Besides going through the local bars, there was a visit to the Calypso Show on our agenda, Bangkok’s new travesty show. A very interesting experience to see all actors move their mouthes relatively synchronous to old songs.
In addition to that we had a short “treatment” in the fish spa to ridden our feet of unneccessary dead skin
After saying our goodbyes to Natalia’s parents and sending them back home it is now time for us to travel further through South-East Asia.

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Posted by fkrebs 19:23 Archived in Thailand Comments (0)

Relaxing on Koh Yao Noi


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To balance off our travels through the country with spending almost every night somewhere else, we have planned a 5 day stop on Koh Yao Noi before the end of our Thailand visit. This gives us the time to relax at a small bungalow next to the sea. On this occasion our agenda is reduced to reading, swimming, updating the blog and small excursions on the island, before going back to the crowds of Bangkok once again on Saturday.

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The article with all photos is available on my travel blog.

Posted by fkrebs 19:17 Archived in Thailand Comments (0)

Khao Sok National Park

Cheow Lan Lake

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After a 20 hour trip from Ayutthaya via Bangkok and Surat Thani, by tuk-tuk, train, bus and mini-bus we arrived at Khao Sok and the respective national park. While our arrival day was purely for searching accommodation and for relaxing, we used days 2+3 for a 2-day trip to Cheow Lan lake. This ca. 165 sqkm big lake has been created beginning to mid of the 80′s and provides with its 100 islands and the fingerlike structure a beautiful getaway to forget about the hectic and noise of civilisation.

From the village of Khao Sok, we started after breakfast and it took about an hour by mini-bus to the lake and an additional hour by long boat to our swimming huts. There we could relax and enjoy the day, by just jumping into the lake from either front or back door. The silence of the night, except for the jungle animals and the water beneath us as well as the magnificent night sky make this place worth to visit.

The next day was centered on our visit to the Nam Talu cave. Once again the long boat is used to get to another corner of the lake. After arriving there a 90 min. trek through the jungle follows. This jungle belongs with an estimated age of 160 mio. years to the oldest still existing and the impressions of wildernes and the unknown were even stronger than up in the North at Chiang Mai. Even more adventurous was the one hour crossing through the Nam Talu cave just with the light of your small torch. In the beginning the cave started to give us the impressions of the complete darkness surrounding us. The next expierence was the day quarter of the bats, which bring other animals with them. Firstly there were some kind of cricket living on bat excrements, in adition these crickets seem to attract more than palm-sized spiders. Even so the later ones were according to our guide non-poisoness their numerous presence did not really enhance the fun experience of walking through a dark cave. The second half was mainly easy climbing and walking in the underground river with the occasional swim necessary to go on. Finally sunlight called for us from a small hole through which we could crawl out into the now suddenly more welcoming jungle again.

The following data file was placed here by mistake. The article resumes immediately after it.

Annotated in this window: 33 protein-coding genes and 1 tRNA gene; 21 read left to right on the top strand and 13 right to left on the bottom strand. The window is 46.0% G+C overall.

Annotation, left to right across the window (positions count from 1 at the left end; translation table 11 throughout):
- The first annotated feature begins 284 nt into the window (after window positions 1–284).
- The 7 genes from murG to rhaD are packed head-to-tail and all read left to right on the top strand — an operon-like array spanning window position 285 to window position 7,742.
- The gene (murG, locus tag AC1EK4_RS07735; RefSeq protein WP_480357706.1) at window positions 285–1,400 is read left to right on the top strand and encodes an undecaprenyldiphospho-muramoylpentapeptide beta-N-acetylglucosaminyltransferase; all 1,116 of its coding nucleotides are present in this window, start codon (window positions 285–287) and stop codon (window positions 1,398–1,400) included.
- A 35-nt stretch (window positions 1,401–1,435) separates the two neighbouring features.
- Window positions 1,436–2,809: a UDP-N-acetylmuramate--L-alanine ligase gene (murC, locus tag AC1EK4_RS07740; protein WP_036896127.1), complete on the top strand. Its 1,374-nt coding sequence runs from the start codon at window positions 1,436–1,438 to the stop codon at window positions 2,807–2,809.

After the return through the jungle, our late lunch with fresh fish from Cheow Lan lake was more than well deserved.

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The article with all photos is available on my travel blog.

Posted by fkrebs 20:33 Archived in Thailand Comments (0)

Ayutthaya

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Two days later we visited the next former capital of Thailand. Ayutthaya was after Sukhothai and before Bangkok the centre of the kingdom. Here as well, there are many tempel ruins to be discovered. These are, however, more destroyed (might be because of the Burmese) and are more spread out between the modern buildings than the historical park of Sukhothai, which decreases the joy a bit. As compensation for this, we decided to get a 2-hour boat trip around the city centre with a few further stops at some nice wats (temples).

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The article with all pictures is available on my travel blog.

Posted by fkrebs 20:28 Archived in Thailand Comments (0)